Settled as we thought it was, the same question reappears when we look at today’s electronic commerce. There are lots of innovation in the global online business that have brought about a huge benefit to us people. Of recent scenario, I discussed the emergence of Uber and Uber-like taxi services in many countries in the world, including Malaysia and the region, which are enabled and empowered by the online service and mobile applications. In Indonesia, similar innovation is adopted for bike-taxi (“ojek” in Indonesian) where the service provider utilises online applications for their booking and customer relations services. As an extension from there, car-sharing taxi services are now mushrooming too. Imagine that a car user who travels between office and home can now possibly give ride service for money while doing his routine travel.

With this innovation, a lot of people are made happier: the car users because they can commercially offer his car ride and efficiently utilise of his travel time (including those time spent in traffic jam); individual customers are happier because they have more efficient, cheaper and faster taxi services; and yet, the families of both car driver and customer will also be obvious beneficiary of all this efficiency! Isn’t the innovation good for people?

But there is a downside: taxi service is a licensed service. You have got to apply and obtain this permit to operate a taxi in many countries. Reports come from many jurisdictions show how authorities have trouble addressing this “illegal taxis”. But the point here is, this “car-sharing” is not like taxis. They are private drivers who are willing to make money out of their boring and unpleasant routine of travelling while helping those who need easier and faster modes of transport for their own travel. It is like match-making situation, as they two match everyone is happy.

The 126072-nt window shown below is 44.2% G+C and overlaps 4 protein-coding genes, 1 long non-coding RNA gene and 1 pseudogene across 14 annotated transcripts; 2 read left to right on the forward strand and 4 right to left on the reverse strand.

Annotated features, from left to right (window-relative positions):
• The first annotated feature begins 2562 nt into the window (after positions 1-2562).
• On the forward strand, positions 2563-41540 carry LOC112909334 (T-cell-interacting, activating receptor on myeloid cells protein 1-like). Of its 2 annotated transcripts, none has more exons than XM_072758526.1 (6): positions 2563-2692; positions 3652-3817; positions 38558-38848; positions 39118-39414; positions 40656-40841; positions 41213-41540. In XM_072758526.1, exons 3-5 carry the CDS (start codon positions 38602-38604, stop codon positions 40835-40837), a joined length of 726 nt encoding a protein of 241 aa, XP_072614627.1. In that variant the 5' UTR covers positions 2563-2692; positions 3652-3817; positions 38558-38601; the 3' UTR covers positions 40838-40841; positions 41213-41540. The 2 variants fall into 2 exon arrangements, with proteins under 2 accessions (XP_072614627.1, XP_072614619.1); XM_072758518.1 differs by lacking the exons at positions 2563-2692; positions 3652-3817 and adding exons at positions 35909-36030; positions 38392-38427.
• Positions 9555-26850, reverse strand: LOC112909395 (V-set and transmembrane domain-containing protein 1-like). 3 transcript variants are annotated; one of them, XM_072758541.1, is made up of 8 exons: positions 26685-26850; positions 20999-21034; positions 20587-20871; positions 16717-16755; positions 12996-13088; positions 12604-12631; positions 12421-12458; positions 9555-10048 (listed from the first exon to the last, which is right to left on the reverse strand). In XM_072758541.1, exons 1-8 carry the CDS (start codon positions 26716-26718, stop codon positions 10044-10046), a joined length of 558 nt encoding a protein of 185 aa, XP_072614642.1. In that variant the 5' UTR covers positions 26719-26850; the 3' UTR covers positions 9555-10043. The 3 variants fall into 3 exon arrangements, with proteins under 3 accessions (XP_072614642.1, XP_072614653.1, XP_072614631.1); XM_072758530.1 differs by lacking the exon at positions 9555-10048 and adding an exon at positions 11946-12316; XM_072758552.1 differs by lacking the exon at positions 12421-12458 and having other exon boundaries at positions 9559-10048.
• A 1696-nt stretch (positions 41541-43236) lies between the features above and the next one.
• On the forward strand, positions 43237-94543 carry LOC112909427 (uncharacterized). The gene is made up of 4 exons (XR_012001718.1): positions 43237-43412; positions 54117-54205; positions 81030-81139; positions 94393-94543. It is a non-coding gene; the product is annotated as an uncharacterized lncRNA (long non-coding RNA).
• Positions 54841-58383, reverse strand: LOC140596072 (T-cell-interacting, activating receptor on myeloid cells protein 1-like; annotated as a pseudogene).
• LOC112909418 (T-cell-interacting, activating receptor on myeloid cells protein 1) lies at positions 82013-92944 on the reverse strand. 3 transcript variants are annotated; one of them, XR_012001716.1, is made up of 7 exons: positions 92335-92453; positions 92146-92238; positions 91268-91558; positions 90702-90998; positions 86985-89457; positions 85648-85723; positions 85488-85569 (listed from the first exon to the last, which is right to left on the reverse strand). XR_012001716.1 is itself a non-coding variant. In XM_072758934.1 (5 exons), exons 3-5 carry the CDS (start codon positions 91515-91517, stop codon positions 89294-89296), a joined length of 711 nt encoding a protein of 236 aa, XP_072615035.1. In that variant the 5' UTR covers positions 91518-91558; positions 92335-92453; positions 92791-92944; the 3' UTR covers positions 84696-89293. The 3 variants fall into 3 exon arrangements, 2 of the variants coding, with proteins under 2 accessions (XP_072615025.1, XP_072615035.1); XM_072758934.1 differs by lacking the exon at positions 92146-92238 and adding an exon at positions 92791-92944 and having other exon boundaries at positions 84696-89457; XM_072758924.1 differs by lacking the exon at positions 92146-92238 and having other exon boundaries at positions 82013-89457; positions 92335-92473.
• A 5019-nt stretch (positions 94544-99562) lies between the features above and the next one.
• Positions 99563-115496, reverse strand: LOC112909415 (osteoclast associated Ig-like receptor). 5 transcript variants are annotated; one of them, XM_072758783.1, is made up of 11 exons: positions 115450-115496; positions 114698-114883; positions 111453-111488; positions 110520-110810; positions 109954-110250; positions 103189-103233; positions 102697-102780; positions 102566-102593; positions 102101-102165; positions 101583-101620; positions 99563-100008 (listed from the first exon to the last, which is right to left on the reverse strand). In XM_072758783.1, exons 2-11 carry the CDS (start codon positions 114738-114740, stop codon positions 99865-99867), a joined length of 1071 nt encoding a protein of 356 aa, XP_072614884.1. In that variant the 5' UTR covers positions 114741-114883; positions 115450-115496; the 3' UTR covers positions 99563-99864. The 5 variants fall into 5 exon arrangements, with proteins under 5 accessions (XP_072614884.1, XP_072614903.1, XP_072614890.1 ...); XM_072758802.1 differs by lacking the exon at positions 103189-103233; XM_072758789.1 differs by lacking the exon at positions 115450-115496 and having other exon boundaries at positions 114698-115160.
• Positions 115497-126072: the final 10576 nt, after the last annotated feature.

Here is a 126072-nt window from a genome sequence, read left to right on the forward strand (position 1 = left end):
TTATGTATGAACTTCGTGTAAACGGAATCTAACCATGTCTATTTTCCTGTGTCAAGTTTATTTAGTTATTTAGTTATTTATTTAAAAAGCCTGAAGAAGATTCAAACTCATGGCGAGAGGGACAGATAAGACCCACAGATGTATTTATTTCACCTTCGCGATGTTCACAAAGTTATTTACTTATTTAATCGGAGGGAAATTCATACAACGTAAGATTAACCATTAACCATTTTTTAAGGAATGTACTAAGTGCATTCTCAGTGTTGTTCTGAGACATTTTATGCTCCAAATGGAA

This is where the question reemerges: is innovation and law a marriage made in heaven or they actually are strange bedfellows? Could the e-commerce become a battlefront between the two? What is your take?

Developing Privacy-Friendly Mobile Apps: Takeaways for Mobile Developers

By: Sonny Zulhuda

Image credit:

Image credit: (click on the image for full display)

This week (28th Aug) I will be participating in a national event dedicated for the modern digital lifestyle in Malaysia, named KL CONVERGE! which runs from 27th-29th August 2015 at Kuala Lumpur Convention Centre (KLCC) in the heart of the Malaysia’s capital. Visit the site here:

As the site highlights, KL CONVERGE! is a multi-platform digital content and creative industry event showcasing the world’s latest achievements and opportunities in the music, film, gaming and Internet space. It seeks to provide an immersive experience to show “how technology and content is an everyday part of our lives.” The event is bringing together leading industry executives from multimedia, applications, Internet and creative content to discuss, deliberate, showcase and celebrate the issues, opportunities and successes in digital space.

I have a honour to be part of the event to speak about key privacy issues for mobile apps developers – thanks to my friends and partners at the Data Protection Academy (DPA) LLP (Noris and Eddie). The discussion will reflect the new legal landscape brought about by the Personal Data Protection Act 2010 that concern mobile apps designers and developers. It’s this Friday, 28th August 2015 at 4.00PM (not one of the best time to listen a talk – sigh) at Room 306 KLCC Convention Hall. It is adjacent to the majestic Petronas twin tower, and it is a free admission event😉 (ugh.. still..) (*_*)